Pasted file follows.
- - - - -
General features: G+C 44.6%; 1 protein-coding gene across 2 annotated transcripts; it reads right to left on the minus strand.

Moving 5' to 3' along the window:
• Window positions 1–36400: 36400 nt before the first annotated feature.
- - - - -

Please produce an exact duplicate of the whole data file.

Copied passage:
General features: G+C 44.6%; 1 protein-coding gene across 2 annotated transcripts; it reads right to left on the minus strand.

Moving 5' to 3' along the window:
• Window positions 1–36400: 36400 nt before the first annotated feature.